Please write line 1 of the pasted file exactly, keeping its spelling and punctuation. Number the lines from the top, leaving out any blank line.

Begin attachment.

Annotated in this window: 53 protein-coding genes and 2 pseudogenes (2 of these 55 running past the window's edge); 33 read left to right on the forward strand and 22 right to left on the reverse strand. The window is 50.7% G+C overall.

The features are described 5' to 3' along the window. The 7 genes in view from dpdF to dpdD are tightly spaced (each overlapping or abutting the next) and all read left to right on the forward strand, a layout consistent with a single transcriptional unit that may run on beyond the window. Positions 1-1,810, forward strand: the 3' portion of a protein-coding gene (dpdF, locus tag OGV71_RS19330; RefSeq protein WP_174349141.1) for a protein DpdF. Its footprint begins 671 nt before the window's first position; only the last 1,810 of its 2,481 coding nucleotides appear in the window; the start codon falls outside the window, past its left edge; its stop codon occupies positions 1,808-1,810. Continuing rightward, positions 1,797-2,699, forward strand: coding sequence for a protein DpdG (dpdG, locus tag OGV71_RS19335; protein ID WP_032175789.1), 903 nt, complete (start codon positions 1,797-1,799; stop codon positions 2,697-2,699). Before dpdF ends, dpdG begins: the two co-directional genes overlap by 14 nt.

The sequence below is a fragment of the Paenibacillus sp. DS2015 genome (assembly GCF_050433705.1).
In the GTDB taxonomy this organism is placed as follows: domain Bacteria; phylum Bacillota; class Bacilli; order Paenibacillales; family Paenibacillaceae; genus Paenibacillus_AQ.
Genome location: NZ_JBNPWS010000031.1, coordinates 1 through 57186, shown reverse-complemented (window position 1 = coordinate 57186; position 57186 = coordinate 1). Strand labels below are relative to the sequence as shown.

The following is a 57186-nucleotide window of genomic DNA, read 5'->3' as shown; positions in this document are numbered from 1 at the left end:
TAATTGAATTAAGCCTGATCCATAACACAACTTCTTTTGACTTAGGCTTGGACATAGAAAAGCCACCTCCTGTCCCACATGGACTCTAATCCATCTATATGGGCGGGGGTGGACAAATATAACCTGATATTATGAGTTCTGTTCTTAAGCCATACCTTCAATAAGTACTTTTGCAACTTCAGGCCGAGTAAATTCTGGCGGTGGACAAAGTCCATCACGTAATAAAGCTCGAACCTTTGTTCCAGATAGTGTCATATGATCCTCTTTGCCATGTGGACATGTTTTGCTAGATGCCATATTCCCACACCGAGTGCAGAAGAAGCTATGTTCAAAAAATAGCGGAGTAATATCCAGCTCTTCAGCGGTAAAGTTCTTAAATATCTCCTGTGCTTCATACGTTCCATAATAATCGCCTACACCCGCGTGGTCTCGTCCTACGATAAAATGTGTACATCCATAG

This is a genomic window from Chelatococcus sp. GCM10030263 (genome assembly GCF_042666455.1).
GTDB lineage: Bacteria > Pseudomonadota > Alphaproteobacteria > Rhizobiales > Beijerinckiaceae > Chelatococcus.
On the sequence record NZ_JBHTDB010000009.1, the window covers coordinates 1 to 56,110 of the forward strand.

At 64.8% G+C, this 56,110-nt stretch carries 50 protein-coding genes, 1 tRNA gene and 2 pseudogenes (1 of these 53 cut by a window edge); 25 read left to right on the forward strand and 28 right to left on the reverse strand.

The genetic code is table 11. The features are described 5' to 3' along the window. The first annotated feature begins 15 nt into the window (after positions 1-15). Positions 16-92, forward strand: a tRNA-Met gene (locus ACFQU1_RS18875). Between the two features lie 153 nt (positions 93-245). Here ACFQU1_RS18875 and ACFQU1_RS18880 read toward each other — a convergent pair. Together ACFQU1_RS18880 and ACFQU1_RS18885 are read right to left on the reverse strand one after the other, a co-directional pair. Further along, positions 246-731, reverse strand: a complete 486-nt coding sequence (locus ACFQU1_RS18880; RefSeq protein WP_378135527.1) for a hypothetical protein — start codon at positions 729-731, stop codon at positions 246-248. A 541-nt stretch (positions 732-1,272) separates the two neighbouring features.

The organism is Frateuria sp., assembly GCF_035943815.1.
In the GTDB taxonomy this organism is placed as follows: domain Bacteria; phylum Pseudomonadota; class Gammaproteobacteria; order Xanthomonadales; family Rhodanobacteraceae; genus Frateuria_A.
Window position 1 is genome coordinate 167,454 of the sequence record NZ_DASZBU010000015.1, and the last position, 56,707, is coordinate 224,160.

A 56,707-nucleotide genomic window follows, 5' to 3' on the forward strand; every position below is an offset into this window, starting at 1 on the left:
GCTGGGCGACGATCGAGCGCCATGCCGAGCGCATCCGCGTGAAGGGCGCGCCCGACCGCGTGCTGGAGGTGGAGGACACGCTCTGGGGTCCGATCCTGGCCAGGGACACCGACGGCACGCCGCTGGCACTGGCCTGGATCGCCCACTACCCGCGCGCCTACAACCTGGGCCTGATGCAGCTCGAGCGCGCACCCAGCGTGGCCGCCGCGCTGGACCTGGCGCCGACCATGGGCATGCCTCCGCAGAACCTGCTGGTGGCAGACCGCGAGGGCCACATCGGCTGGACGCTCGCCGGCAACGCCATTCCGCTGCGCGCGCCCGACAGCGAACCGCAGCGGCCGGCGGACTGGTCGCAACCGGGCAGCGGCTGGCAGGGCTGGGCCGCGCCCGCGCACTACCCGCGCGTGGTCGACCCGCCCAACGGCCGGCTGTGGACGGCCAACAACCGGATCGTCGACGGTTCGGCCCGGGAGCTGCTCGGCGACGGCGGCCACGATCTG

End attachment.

Annotated in this window: 53 protein-coding genes and 2 pseudogenes (2 of these 55 running past the window's edge); 33 read left to right on the forward strand and 22 right to left on the reverse strand. The window is 50.7% G+C overall.